Although female participation in sports has drastically increased, its importance in popular culture has remained stagnant. The root of the problem can be traced back to media coverage of female sports, or the lack thereof. Television both shapes and reflects the attitudes of our society. National networks broadcast thousands of hours of sports coverage each year to millions of viewers.

The way in which television covers, or fails to cover, female athletics affects the way in which female athletes are perceived and also tells us something about the status of women in our society.

America’s leaders in sports coverage are giving nationwide instruction on what is important in sports; and their definition almost entirely excludes women. According to Dr. Nicole LaVoi, associate director of the Tucker Center for Research, about 40 percent of all athletes are women, yet only four percent of these athletes are featured in the media.

A study done in 2010 by the University of Southern California (USC) looked at three weeks of ESPN’s “SportsCenter” and six weeks of three TV stations in Los Angeles and found that 96.3 percent of the shows’ airtime was taken up by men’s sports while women’s sports took up only 1.6 percent of the time. Even the little ESPN ticker at the bottom of the screen ignores women, with 96.4 percent of the information dedicated solely to men’s sports, according to the USC study.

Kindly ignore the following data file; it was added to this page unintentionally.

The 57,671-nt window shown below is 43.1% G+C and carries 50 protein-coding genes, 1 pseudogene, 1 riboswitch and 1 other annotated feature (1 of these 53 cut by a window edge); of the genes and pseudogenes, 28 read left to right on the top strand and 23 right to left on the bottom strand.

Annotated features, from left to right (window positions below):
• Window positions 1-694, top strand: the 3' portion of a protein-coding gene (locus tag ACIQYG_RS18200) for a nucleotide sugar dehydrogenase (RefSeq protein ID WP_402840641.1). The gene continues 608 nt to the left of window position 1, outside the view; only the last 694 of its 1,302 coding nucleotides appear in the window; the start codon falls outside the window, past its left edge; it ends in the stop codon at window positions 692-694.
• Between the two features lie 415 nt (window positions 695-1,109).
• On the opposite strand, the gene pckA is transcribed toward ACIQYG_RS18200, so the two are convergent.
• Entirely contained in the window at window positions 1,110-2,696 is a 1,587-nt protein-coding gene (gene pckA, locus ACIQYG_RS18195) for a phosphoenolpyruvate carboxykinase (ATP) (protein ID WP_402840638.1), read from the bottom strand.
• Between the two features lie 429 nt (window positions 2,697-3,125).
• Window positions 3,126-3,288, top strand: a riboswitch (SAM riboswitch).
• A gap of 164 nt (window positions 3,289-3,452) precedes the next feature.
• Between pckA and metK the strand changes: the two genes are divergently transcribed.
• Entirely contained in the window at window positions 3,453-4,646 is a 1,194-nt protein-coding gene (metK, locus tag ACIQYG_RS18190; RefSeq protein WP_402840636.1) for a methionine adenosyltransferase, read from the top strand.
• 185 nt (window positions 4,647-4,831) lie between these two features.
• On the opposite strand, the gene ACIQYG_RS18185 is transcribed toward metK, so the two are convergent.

Sports are supposed to be about competition, strength, skill and determination — at least, that is the theory. But if that was reality, most of you would be almost as familiar with the name Natalie Coughlin as you are with Michael Phelps.  Natalie Coughlin is a fantastic swimmer. During the 2008 Olympics, she became the first American woman to win six medals in a single Olympics — and that’s on top of the five she won in 2004. She became the first woman to win the gold for the 100m backstroke in two consecutive games. Michael Phelps was featured on the cover of Sports Illustrated several times. Coughlin, not once. A search for Michael Phelps medals returned about 590,000 hits. A search for Natalie Coughlin medals returned 48,800. If sports media was truly unbiased and recognized all athletes equally for their achievements, Natalie Coughlin would be as much of a household name as Michael Phelps.